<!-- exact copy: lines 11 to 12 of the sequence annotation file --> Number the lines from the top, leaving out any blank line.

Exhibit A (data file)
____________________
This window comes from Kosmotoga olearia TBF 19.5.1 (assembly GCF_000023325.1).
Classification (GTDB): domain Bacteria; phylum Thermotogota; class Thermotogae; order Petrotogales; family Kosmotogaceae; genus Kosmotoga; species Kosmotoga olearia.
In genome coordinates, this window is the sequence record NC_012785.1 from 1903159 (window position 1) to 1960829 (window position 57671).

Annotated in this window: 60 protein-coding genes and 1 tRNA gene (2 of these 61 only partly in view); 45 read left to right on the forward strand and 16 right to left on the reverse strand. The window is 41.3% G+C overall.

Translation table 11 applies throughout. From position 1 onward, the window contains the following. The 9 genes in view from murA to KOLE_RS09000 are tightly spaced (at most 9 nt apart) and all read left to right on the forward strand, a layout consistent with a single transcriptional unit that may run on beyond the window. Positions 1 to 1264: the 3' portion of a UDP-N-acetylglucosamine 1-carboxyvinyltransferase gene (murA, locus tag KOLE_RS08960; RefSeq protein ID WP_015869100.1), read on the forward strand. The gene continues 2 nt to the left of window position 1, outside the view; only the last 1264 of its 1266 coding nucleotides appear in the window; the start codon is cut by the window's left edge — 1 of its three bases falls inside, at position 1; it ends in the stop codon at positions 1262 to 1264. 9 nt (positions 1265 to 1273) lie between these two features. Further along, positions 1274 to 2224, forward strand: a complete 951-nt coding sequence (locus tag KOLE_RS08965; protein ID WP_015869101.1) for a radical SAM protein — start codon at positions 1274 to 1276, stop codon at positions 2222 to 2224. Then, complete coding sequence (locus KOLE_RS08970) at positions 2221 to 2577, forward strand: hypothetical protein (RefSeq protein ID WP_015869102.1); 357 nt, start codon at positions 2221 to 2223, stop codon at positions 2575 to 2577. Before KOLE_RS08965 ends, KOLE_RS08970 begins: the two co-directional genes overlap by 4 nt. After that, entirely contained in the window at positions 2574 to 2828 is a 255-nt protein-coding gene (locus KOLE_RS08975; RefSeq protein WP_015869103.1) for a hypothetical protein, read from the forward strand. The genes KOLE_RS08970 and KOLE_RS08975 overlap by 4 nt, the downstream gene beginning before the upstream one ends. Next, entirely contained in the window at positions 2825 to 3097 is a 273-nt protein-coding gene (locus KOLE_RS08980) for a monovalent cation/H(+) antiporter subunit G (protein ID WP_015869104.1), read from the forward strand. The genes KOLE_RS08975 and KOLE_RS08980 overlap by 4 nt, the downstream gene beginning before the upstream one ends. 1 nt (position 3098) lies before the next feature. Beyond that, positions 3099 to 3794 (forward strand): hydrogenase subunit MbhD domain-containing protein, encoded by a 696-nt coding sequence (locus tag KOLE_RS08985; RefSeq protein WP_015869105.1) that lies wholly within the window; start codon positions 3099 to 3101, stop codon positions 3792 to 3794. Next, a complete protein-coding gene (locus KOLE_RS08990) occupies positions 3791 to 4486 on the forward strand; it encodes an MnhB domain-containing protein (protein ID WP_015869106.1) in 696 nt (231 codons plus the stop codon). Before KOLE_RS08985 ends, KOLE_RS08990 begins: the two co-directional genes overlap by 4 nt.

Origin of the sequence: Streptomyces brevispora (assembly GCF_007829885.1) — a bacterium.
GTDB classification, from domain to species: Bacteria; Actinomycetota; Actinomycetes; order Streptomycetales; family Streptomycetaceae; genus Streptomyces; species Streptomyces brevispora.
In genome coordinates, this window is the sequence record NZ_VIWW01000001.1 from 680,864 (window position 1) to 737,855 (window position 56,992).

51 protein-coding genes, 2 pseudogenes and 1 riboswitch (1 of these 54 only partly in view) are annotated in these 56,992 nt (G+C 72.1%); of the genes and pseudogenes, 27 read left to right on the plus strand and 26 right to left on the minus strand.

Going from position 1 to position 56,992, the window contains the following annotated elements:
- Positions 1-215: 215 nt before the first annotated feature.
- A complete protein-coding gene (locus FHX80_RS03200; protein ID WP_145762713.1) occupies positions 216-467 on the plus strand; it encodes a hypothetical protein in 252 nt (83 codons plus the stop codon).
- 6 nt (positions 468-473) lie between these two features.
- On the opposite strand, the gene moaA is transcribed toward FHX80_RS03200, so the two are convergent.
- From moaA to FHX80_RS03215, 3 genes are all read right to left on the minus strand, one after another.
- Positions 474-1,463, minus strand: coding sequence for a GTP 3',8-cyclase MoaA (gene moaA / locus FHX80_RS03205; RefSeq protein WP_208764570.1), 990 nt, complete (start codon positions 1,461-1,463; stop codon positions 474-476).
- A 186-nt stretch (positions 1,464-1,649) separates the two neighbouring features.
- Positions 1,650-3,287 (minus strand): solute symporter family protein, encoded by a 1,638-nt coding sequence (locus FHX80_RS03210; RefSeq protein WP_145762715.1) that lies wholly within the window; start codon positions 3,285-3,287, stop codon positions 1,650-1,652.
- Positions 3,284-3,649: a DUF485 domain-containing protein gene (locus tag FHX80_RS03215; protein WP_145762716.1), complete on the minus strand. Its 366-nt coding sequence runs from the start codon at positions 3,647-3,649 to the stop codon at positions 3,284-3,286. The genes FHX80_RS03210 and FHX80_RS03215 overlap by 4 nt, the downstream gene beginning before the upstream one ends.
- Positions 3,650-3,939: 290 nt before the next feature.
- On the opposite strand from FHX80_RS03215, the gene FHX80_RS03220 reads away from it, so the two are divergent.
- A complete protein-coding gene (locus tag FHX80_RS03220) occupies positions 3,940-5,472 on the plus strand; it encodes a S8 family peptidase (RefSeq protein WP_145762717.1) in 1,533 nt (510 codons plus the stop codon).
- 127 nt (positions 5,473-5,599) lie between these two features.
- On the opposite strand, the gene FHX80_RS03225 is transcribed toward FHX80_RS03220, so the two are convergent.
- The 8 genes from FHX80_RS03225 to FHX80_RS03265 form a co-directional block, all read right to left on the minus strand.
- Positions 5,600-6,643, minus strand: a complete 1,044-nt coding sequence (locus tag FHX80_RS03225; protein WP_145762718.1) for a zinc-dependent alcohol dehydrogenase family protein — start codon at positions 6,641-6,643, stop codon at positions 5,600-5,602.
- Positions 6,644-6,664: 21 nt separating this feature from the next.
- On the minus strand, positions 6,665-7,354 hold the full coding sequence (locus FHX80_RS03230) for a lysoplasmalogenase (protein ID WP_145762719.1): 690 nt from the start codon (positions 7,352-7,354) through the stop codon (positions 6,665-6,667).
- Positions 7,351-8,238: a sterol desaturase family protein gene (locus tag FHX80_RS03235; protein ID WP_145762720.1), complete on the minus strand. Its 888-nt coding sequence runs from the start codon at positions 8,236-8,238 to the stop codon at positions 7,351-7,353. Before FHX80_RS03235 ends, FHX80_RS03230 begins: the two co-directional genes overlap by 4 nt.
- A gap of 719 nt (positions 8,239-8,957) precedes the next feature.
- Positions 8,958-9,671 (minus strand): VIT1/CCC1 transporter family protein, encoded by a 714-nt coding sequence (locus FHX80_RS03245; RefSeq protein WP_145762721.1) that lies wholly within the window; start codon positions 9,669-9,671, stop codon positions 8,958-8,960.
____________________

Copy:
- Positions 1-215: 215 nt before the first annotated feature.
- A complete protein-coding gene (locus FHX80_RS03200; protein ID WP_145762713.1) occupies positions 216-467 on the plus strand; it encodes a hypothetical protein in 252 nt (83 codons plus the stop codon).